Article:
Here at home, literally on the heels of this public tragedy, my husband came into our room at bedtime to tell me that he had just read on Facebook that a young man who was a classmate and teammate of our oldest son, had passed away in his sleep leaving a young wife and four very young children. My heart physically hurt.
When Life Goes On but Yours Stops
As I was preparing our house for the Super Bowl on Sunday I thought about this young widow who had just buried her husband on Friday and countless others who are currently dealing with tragedy or loss in one way or another. A Super Bowl party was probably the last thing on their minds.
I thought of how I felt during that time I was in the trenches of crisis with my parents and other people going about life-as-usual, attending parties, shopping, having a date -night or anything beyond existing.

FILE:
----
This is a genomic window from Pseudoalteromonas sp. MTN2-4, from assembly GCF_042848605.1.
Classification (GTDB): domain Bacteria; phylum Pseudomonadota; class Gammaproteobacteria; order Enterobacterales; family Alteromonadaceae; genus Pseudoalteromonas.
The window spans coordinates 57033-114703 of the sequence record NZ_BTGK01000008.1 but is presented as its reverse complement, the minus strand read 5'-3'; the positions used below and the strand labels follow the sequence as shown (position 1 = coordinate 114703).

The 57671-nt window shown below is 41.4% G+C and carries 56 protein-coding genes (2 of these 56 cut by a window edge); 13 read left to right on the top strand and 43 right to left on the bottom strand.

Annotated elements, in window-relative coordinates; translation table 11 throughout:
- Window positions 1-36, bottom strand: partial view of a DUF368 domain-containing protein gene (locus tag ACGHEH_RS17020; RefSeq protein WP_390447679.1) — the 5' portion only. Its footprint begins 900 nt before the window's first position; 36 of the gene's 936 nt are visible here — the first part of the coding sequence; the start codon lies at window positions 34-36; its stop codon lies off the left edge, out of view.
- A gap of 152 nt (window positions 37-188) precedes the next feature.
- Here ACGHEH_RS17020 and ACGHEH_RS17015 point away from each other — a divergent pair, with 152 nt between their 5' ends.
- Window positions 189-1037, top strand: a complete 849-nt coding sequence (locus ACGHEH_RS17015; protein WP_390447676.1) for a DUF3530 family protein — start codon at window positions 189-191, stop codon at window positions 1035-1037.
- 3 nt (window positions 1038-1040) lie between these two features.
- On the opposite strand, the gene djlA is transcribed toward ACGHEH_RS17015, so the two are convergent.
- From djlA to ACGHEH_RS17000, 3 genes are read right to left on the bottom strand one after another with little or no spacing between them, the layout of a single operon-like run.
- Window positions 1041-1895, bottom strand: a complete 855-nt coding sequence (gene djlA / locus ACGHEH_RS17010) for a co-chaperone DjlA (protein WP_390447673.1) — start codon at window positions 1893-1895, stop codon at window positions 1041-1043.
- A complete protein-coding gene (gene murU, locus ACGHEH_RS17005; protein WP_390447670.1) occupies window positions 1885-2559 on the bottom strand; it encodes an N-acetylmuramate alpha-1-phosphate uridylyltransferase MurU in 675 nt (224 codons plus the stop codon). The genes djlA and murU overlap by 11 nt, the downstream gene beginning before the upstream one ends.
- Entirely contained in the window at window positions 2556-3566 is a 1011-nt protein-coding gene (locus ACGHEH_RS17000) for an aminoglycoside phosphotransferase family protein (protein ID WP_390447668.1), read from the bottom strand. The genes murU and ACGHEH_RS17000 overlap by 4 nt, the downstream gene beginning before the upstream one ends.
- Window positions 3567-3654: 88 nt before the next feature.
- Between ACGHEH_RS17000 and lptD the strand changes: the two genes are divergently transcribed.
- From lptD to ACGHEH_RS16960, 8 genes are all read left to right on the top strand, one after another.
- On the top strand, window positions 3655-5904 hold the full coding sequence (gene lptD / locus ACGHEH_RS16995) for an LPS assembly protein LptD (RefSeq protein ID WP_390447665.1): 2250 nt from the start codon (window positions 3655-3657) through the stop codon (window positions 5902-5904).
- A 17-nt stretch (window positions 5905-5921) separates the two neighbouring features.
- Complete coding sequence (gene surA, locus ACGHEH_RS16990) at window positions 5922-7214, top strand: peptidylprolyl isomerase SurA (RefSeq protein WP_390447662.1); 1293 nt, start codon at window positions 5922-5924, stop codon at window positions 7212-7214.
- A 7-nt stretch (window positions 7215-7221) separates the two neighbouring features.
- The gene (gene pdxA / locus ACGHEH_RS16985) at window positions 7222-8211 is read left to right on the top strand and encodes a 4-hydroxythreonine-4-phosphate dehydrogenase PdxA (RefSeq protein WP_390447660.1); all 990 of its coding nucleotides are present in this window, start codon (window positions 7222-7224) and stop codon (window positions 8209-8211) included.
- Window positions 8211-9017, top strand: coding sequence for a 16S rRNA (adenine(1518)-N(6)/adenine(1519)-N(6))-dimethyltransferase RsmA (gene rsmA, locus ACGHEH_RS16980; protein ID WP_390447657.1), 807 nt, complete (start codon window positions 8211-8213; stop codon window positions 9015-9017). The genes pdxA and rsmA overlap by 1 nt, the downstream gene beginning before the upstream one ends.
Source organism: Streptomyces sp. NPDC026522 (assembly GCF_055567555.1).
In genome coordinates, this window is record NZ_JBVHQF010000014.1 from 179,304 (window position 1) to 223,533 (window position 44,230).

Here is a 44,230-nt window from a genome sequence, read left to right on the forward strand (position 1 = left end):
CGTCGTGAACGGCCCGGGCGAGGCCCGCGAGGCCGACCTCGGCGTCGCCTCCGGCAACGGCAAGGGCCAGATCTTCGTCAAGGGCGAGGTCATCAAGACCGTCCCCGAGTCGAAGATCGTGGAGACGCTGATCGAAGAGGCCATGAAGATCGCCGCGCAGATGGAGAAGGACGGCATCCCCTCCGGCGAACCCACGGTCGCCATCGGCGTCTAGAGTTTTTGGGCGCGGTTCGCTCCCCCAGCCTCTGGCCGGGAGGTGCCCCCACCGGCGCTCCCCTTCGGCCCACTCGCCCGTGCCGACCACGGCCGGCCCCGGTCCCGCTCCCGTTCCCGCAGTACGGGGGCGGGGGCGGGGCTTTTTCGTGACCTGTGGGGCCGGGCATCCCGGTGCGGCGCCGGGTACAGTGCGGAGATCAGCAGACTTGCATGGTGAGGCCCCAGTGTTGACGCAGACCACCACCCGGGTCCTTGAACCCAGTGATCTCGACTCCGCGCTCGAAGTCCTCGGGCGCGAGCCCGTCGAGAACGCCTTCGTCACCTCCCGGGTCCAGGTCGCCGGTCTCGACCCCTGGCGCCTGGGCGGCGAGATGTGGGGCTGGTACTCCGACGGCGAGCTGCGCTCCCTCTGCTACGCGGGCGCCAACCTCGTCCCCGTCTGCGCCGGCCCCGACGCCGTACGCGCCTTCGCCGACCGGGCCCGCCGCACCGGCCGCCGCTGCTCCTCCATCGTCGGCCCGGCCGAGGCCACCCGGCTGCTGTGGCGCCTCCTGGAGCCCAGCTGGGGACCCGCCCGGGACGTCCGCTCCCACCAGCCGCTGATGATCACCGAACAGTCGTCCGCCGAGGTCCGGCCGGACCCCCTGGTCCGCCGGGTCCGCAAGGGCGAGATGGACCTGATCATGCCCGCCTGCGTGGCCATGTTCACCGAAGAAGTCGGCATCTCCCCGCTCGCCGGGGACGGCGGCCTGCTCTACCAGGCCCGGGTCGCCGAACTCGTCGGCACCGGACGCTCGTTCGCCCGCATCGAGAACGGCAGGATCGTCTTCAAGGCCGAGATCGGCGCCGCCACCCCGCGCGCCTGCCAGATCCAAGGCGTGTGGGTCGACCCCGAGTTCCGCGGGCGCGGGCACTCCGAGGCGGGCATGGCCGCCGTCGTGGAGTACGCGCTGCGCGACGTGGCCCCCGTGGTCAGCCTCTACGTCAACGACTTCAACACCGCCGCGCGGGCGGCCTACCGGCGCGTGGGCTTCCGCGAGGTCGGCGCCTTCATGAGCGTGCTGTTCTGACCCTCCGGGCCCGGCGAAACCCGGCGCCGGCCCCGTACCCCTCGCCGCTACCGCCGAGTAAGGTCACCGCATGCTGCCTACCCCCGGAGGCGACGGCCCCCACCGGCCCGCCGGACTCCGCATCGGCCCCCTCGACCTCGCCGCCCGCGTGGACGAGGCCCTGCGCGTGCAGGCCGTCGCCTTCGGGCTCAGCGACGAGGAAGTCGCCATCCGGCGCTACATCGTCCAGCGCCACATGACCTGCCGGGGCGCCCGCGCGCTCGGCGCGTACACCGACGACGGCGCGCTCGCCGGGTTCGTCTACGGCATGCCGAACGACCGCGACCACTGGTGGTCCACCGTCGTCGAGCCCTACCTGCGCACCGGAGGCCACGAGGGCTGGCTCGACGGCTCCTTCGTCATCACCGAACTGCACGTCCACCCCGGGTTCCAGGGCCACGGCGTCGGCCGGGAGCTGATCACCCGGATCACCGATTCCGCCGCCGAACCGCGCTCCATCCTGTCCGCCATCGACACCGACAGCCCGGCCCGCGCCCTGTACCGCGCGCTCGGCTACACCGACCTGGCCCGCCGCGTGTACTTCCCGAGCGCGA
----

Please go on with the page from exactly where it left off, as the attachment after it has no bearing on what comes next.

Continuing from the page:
It got me to thinking about how we might best support the people around us in crisis and grief. The first place for us to start is to remember that it’s okay to let someone NOT be okay.
There are plenty of good articles, like this one that will help you understand how to help people through grief. But I’d like to offer a couple of additional thoughts based on my own experience.
11 Practical Tips to Support Someone Who’s Grieving or in Crisis
- Pray! This is the first and continual thing we should do for friends and loved ones in distress. Cry out for them. Ephesians 6:18 compels us to pray for others on all occasions, but of course, in crisis, they get moved to the top of our prayer lists.
- Don’t try to cheer someone up, simply offer support. Even if we’ve experienced the same or a similar situation, everyone grieves or copes differently.
- Just listen. It’s super simple but sometimes really hard to hear them talk about the same thing over and over, but this is the reality they are living in and they are processing everything. Some of us process more verbally than others.
- Leave them alone without leaving them alone. Basically I’m saying, don’t badger them about getting out of the house, going out to eat, etc. if they don’t want. In my particular case, (mine wasn’t a loss but a crisis) home was a much-needed refuge and I had Mr. D with me. If you’re worried about them, go to them.